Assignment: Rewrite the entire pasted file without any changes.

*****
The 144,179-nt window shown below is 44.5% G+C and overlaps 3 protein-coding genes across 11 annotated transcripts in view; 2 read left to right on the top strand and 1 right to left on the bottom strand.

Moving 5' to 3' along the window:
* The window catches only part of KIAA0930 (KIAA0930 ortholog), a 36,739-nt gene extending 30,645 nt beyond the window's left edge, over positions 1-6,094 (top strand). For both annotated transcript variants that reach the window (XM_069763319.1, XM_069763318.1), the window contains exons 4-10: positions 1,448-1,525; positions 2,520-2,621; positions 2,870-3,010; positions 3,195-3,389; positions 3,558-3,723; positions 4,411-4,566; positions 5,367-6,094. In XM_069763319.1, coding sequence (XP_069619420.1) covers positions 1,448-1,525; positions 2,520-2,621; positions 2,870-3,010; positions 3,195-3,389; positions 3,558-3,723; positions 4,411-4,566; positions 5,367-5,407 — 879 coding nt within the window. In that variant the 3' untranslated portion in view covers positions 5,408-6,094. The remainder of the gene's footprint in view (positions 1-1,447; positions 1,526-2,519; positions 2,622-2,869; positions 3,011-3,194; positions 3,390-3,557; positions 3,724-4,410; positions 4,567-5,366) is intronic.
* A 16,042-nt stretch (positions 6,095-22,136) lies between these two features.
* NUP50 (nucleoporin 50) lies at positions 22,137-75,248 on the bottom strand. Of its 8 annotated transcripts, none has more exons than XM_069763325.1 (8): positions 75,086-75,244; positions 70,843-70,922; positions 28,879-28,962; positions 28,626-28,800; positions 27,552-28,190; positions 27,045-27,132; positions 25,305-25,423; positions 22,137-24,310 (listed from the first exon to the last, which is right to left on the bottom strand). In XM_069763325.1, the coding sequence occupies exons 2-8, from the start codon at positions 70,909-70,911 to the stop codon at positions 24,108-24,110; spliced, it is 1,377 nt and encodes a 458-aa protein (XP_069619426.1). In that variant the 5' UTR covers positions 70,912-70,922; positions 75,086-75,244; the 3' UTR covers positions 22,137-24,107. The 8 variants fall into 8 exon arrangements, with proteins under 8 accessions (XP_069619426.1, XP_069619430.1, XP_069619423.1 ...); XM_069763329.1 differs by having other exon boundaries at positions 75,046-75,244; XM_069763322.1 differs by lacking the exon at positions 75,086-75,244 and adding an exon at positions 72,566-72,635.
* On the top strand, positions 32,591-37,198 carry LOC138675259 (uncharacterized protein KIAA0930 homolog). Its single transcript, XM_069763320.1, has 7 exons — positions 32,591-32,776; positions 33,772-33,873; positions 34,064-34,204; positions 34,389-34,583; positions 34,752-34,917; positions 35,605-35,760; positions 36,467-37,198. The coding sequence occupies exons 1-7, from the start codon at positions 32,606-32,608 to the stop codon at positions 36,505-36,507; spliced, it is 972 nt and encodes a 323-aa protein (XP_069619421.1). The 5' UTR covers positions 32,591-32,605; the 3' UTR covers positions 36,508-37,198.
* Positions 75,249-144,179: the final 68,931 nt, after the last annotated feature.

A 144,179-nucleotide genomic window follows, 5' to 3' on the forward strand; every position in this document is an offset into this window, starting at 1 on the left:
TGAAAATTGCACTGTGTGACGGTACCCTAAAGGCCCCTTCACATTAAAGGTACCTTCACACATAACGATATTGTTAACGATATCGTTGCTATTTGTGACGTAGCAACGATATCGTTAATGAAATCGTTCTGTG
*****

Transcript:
The 144,179-nt window shown below is 44.5% G+C and overlaps 3 protein-coding genes across 11 annotated transcripts in view; 2 read left to right on the top strand and 1 right to left on the bottom strand.

Moving 5' to 3' along the window:
* The window catches only part of KIAA0930 (KIAA0930 ortholog), a 36,739-nt gene extending 30,645 nt beyond the window's left edge, over positions 1-6,094 (top strand). For both annotated transcript variants that reach the window (XM_069763319.1, XM_069763318.1), the window contains exons 4-10: positions 1,448-1,525; positions 2,520-2,621; positions 2,870-3,010; positions 3,195-3,389; positions 3,558-3,723; positions 4,411-4,566; positions 5,367-6,094. In XM_069763319.1, coding sequence (XP_069619420.1) covers positions 1,448-1,525; positions 2,520-2,621; positions 2,870-3,010; positions 3,195-3,389; positions 3,558-3,723; positions 4,411-4,566; positions 5,367-5,407 — 879 coding nt within the window. In that variant the 3' untranslated portion in view covers positions 5,408-6,094. The remainder of the gene's footprint in view (positions 1-1,447; positions 1,526-2,519; positions 2,622-2,869; positions 3,011-3,194; positions 3,390-3,557; positions 3,724-4,410; positions 4,567-5,366) is intronic.
* A 16,042-nt stretch (positions 6,095-22,136) lies between these two features.
* NUP50 (nucleoporin 50) lies at positions 22,137-75,248 on the bottom strand. Of its 8 annotated transcripts, none has more exons than XM_069763325.1 (8): positions 75,086-75,244; positions 70,843-70,922; positions 28,879-28,962; positions 28,626-28,800; positions 27,552-28,190; positions 27,045-27,132; positions 25,305-25,423; positions 22,137-24,310 (listed from the first exon to the last, which is right to left on the bottom strand). In XM_069763325.1, the coding sequence occupies exons 2-8, from the start codon at positions 70,909-70,911 to the stop codon at positions 24,108-24,110; spliced, it is 1,377 nt and encodes a 458-aa protein (XP_069619426.1). In that variant the 5' UTR covers positions 70,912-70,922; positions 75,086-75,244; the 3' UTR covers positions 22,137-24,107. The 8 variants fall into 8 exon arrangements, with proteins under 8 accessions (XP_069619426.1, XP_069619430.1, XP_069619423.1 ...); XM_069763329.1 differs by having other exon boundaries at positions 75,046-75,244; XM_069763322.1 differs by lacking the exon at positions 75,086-75,244 and adding an exon at positions 72,566-72,635.
* On the top strand, positions 32,591-37,198 carry LOC138675259 (uncharacterized protein KIAA0930 homolog). Its single transcript, XM_069763320.1, has 7 exons — positions 32,591-32,776; positions 33,772-33,873; positions 34,064-34,204; positions 34,389-34,583; positions 34,752-34,917; positions 35,605-35,760; positions 36,467-37,198. The coding sequence occupies exons 1-7, from the start codon at positions 32,606-32,608 to the stop codon at positions 36,505-36,507; spliced, it is 972 nt and encodes a 323-aa protein (XP_069619421.1). The 5' UTR covers positions 32,591-32,605; the 3' UTR covers positions 36,508-37,198.
* Positions 75,249-144,179: the final 68,931 nt, after the last annotated feature.

A 144,179-nucleotide genomic window follows, 5' to 3' on the forward strand; every position in this document is an offset into this window, starting at 1 on the left:
TGAAAATTGCACTGTGTGACGGTACCCTAAAGGCCCCTTCACATTAAAGGTACCTTCACACATAACGATATTGTTAACGATATCGTTGCTATTTGTGACGTAGCAACGATATCGTTAATGAAATCGTTCTGTG